Capturing the End Zone: A Close Lens on the Action from the Big Game

by Andrew Hancock
Advertising and Editorial Photographer

Looking back at Professional Football Championship Game, I still think I am exhausted from my time in San Francisco. It was a blast but also very exhausting…as good work should be! I took around 10,000 photos during my time in town. Around 8,000 came from game day alone. Leading up to the game, I had to install remote cameras at the stadium, get a feel for the facility and shoot scenes all around all of the event sites, and all over downtown San Francisco for the various projects/assignments that ESPN had for our team of photographers.

Game day began by arriving at the stadium about an hour before the rest of the media/photo contingent so we could beat the lines at security, which were robust to say the least!  Once inside the stadium, I marked my spot in the end zone I would be covering so I would have the ability to roam on my end of the field when the situation warranted, but also so that I would have one secure spot to return to every time after I moved.

With the amount of people on the field, covering an event like the Big Game it is incredibly challenging. The sidelines are incredibly congested and this can significantly limit where you can do and where you can shoot from to make your picture. Aside from four remote cameras that were installed on the roof of the luxury boxes, I also rotated between shooting with five cameras on the field that were lensed with everything from a 14mm to a 600mm.

Most expected a strong Carolina showing. However, the old saying about defense winning championships rang true as the #1 ranked defense beat the #1 offense and did so in a fashion that seemed much more dominant than the score showed. While the matchup between Peyton Manning and Cam Newton drew the most attention, in preparing for the game, I was more interested in the matchup between Newton and Bronco defense Von Miller. When Newton was taken with the #1 overall pick in the draft, many did not realize that the person taken second in the draft was Von Miller by Denver.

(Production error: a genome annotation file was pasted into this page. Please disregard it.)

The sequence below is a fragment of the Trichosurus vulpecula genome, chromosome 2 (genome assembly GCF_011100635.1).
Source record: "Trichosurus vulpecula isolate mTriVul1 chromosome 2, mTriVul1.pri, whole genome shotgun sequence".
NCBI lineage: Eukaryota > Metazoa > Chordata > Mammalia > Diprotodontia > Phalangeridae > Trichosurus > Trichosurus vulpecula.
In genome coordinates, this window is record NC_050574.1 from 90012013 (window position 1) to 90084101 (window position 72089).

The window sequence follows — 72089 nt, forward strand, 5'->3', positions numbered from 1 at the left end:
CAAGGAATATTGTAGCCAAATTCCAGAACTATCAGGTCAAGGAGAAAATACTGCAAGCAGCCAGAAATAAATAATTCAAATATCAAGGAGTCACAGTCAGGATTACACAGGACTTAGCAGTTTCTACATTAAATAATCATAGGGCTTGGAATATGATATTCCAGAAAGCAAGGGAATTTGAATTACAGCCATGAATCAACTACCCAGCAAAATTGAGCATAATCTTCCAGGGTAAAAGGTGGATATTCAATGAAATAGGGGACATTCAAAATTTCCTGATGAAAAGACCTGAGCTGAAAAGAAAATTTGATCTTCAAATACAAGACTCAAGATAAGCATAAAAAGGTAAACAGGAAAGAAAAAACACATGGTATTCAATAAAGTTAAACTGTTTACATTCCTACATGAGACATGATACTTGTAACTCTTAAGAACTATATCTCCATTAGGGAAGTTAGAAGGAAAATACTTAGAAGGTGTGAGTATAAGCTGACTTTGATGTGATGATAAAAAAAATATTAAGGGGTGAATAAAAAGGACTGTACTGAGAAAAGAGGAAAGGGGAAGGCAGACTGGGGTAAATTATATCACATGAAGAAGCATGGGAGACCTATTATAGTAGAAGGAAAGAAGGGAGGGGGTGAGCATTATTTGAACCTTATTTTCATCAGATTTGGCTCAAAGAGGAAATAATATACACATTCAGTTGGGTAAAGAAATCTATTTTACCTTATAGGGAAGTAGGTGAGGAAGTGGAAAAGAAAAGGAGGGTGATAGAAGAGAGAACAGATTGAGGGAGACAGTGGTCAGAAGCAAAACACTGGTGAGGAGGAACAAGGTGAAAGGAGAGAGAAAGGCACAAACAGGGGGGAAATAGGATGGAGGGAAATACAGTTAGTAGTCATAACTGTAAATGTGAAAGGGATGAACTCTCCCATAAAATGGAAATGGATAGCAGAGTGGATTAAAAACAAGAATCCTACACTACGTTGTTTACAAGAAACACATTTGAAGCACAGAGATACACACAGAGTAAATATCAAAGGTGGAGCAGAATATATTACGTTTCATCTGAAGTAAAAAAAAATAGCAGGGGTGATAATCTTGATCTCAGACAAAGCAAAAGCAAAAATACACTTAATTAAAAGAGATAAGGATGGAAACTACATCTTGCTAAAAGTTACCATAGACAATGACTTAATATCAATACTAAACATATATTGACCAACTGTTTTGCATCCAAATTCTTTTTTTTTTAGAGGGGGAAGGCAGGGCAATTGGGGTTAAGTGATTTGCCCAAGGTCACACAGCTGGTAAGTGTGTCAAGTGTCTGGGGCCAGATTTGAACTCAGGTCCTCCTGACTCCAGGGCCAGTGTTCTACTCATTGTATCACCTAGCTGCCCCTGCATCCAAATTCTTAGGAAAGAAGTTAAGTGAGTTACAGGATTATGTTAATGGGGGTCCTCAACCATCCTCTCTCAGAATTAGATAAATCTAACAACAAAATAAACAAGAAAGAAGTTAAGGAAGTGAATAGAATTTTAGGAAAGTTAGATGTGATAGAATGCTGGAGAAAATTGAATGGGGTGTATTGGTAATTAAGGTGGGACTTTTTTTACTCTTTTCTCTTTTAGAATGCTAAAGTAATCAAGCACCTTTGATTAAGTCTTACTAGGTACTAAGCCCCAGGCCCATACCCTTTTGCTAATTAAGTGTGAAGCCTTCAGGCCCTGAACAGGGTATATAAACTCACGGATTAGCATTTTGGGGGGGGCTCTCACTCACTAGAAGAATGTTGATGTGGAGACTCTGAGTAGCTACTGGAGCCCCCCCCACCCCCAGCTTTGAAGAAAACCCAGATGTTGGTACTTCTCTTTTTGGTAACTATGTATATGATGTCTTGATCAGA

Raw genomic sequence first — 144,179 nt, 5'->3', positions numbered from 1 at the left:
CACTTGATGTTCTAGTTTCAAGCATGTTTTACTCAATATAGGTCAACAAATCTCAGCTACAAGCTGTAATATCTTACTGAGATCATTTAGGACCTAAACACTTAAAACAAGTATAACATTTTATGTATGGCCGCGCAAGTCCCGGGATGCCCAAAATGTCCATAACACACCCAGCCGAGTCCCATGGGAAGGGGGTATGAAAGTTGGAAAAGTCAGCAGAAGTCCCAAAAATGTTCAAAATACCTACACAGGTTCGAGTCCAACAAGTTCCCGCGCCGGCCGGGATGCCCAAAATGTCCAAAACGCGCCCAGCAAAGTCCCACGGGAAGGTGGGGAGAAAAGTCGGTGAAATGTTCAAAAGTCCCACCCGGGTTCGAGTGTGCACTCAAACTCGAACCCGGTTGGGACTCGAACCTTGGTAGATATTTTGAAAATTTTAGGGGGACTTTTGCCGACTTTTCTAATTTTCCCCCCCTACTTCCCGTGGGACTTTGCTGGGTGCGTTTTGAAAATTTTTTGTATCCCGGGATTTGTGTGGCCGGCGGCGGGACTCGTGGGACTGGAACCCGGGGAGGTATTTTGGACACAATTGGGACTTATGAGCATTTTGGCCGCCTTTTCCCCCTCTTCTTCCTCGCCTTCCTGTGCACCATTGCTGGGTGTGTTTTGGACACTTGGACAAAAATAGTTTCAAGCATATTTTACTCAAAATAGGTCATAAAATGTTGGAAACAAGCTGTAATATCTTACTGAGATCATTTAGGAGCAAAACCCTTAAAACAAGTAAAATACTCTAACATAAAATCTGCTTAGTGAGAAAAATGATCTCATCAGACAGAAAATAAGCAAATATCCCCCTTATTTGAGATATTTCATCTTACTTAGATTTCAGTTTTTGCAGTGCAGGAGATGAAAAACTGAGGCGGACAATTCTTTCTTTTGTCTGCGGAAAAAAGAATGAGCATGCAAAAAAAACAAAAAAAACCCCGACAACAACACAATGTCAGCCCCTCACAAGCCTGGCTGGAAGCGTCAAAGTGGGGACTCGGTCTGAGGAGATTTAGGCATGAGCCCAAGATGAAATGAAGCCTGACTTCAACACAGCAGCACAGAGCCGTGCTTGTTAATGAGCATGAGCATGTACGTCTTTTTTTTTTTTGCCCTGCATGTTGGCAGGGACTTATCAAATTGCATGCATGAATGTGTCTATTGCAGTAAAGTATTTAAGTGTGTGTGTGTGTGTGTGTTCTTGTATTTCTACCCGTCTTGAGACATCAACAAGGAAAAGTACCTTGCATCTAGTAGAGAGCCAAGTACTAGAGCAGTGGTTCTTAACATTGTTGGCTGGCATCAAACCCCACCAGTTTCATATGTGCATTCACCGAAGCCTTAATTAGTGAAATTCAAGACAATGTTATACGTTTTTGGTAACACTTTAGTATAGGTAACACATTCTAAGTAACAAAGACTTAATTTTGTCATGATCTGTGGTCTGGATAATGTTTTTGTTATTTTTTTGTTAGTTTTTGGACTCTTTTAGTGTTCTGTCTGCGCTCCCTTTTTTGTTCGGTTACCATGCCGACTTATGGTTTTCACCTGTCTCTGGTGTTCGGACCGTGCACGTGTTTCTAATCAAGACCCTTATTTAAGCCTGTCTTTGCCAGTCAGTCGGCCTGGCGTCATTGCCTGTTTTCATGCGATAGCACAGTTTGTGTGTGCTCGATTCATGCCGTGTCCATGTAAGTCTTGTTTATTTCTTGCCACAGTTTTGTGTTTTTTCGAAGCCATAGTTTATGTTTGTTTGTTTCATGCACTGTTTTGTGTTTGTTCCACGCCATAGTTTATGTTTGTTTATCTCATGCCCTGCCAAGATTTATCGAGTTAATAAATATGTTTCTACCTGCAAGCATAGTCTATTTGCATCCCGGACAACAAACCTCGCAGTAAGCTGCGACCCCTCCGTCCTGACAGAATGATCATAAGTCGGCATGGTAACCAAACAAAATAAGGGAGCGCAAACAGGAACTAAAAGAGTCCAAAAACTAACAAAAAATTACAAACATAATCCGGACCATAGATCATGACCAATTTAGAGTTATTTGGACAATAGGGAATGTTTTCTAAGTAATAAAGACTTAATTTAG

Throughout the game, I had an assistant/runner to handle cameras I did not need at the particular moment and to shuttle memory cards back to our editors who were working away ingesting and editing photos as they were delivered…all appropriately on G-Technology G-Drive EV SSDs of course! In a situation like the Big Game, it is ALL about speed. While the game did not have a lot of the big play excitement that many were hoping for, I enjoyed photographing the battle as it played out, even though it meant some subdued imagery in lacking of the big play fireworks. In the end, I still feel that I and our team came away with a very strong set of images to tell the story not only of the game but of the whole experience.

Overall, the work our team created found its way across the ESPN website, social media and on network broadcast. To see more great action images from the Big Game and the behind the scenes action, check out the links below:

Game Gallery 

Behind The Scenes 

San Francisco Big Game activities 

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